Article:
Stan suggests three readings for wonks who wish to learn more about this story: Phil Schrag’s Listening for the Bomb: A Study in Nuclear Arms Control Verification Policy (1989), Matthew Evangelista’s Unarmed Forces: The Transnational Movement to End the Cold War (1999), and Kai-Henrik Barth’s article, “Catalysts of Change: Scientists as Transnational Arms Control Advocates in the 1980s” in Osiris (2006).

Tom was involved in another joint verification experiment when the proliferation of nuclear-armed cruise missiles was a growing concern. In July 1989, he again teamed up with Velikhov to stage monitoring experiments to confirm the presence of a nuclear weapon on the Slava, the flagship of the Soviet Black Sea Fleet, anchored near Yalta. The Reagan administration wanted no part of monitoring cruise missiles, a significant U.S. advantage. A State Department official, speaking on background, read the following statement on March 24, 1988:

The Soviets proposed a joint experiment in April to demonstrate their approach for detecting nuclear-armed SLCMs aboard ships with a remote sensor. However, the Soviets could not explain how this experiment would tell us more than we already know. Such technology would not be effective under realistic conditions, including shielded nuclear warheads and radiation background created by nuclear propulsion units, and would in any event be unable to discriminate between nuclear SLCMs and other nuclear weapons aboard the ship.

Foggy Bottom’s spokesperson then added for emphasis, “We said we’re not interested.”

The time is again ripe for creative minds and technical experts to design joint verification experiments. Very hard problems need to be tackled with respect to warhead monitoring and warhead dismantlement. The long slog toward a fissile material cutoff treaty begins with national moratoria on fissile material production for weapons in which other countries can have confidence. Multilateral verification experiments could increase the comfort levels of states that have previously stood aloof from accords related to nuclear weapons. Russia and the United States might also consider joint verification experiments to increase confidence that extremely low yield tests are not being carried out at test sites.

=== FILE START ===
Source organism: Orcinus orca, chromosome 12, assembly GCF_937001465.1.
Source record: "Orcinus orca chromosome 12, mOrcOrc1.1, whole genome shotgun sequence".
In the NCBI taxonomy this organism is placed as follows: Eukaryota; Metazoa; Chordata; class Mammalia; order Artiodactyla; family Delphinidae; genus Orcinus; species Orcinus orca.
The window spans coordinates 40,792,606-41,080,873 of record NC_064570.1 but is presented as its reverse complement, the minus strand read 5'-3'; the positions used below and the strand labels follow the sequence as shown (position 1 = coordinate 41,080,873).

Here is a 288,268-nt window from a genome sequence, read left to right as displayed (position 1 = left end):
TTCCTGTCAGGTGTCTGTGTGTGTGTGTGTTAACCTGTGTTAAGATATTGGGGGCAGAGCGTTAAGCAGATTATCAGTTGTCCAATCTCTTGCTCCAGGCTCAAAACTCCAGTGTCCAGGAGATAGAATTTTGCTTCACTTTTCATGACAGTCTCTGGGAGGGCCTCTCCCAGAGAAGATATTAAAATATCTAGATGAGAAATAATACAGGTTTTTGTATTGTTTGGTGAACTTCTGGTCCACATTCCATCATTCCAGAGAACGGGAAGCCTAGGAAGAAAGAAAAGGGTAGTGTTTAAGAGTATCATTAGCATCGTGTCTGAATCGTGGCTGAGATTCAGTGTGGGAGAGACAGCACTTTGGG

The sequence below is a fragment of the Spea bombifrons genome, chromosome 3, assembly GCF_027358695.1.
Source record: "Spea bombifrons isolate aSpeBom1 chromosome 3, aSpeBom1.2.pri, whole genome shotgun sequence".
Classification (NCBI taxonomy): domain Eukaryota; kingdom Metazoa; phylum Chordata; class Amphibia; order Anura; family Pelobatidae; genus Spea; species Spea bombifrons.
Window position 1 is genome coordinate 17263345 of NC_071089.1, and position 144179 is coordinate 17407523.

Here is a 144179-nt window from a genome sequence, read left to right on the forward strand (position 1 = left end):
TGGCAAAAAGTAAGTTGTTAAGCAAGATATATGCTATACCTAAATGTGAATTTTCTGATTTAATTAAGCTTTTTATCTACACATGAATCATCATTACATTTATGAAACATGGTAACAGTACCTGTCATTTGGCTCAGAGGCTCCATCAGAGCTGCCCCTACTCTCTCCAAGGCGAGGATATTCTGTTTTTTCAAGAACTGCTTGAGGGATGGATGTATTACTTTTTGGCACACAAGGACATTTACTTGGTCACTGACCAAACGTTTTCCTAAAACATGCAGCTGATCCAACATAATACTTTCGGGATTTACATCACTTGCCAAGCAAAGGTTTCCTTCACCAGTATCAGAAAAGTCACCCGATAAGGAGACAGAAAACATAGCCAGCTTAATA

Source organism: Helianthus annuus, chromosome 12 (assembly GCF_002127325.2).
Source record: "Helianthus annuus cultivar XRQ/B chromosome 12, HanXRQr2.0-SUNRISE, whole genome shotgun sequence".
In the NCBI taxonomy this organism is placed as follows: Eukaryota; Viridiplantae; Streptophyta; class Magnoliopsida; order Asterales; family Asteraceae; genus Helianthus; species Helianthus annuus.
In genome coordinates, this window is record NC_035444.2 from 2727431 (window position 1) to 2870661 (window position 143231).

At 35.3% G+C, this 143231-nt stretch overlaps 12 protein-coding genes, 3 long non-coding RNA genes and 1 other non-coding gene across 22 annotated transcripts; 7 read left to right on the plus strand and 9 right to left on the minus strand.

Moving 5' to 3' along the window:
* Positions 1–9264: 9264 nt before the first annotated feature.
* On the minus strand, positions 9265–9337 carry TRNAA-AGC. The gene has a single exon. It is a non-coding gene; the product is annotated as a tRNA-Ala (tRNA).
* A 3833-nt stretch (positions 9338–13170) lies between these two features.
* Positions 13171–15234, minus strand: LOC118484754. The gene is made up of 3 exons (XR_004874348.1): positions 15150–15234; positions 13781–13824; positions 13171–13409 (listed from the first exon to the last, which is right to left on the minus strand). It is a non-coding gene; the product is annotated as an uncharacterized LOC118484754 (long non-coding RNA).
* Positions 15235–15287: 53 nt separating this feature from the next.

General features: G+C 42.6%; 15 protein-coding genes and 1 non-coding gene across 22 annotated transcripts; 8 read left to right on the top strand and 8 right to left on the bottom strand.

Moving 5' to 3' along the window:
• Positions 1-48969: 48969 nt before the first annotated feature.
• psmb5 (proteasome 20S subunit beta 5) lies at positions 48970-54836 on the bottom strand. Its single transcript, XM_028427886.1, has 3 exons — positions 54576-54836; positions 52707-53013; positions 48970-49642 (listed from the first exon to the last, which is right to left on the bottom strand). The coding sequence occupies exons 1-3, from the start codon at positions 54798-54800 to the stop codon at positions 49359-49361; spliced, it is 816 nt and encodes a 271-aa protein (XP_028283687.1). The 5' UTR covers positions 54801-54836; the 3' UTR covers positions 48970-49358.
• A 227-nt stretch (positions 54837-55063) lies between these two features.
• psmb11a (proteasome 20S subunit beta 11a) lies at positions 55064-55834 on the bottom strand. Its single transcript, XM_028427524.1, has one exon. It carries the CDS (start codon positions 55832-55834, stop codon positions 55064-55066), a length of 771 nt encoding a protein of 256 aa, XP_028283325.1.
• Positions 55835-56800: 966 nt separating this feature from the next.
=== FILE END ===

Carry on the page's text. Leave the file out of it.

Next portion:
Update | 5:17 pm The Bulletin of Atomic Scientists published excepts of the General Advisory Committee’s unclassified report in its January 1985 issue. I will try to get a full copy of the report. –Jeffrey


  1. BJR (History)

    For a bit more on the JVEs and Soviet “cheating” check out this amazing local news story, “Richard Perle v. the Experts”: http://www.youtube.com/watch?v=MfjG1hE0Qfg

  2. HLC (History)

    A good example of imaginative experimentation on verified warhead dismantlement is the UK-Norway-VERTIC collaboration.

    see: http://www.vertic.org/pages/homepage/programmes/arms-control-and-disarmament/uk-norway-initiative.php?searchresult=1&sstring=Norway#wb_152

  3. Anon (History)

    Well, those were the days when the concern was real — not politicized “concern” to score domestic political points.

    It would be a waste of time for non-USG technical experts to spend their time on this while Heritage fires torpedoes left and right, including at their own feet.

    DC is run by ideology and not analysis anymore so why should anyone with technical expertise spend their time this way?

  4. David E. Hoffman (History)

    Shameless self-promotion: I also tell the story of these joint verification experiments in The Dead Hand, and accounts of the wrangling on the Soviet side. The Krasnoyarsk and Shary Shagan visits are also illuminating. The NRDC played a role where our government would not tread. And to reinforce Michael’s point, it is interesting how worried some Soviet officals were that on-site inspections in the Chemical Weapons Convention (then under negotiation) would expose their illict BW program. It really got their attention.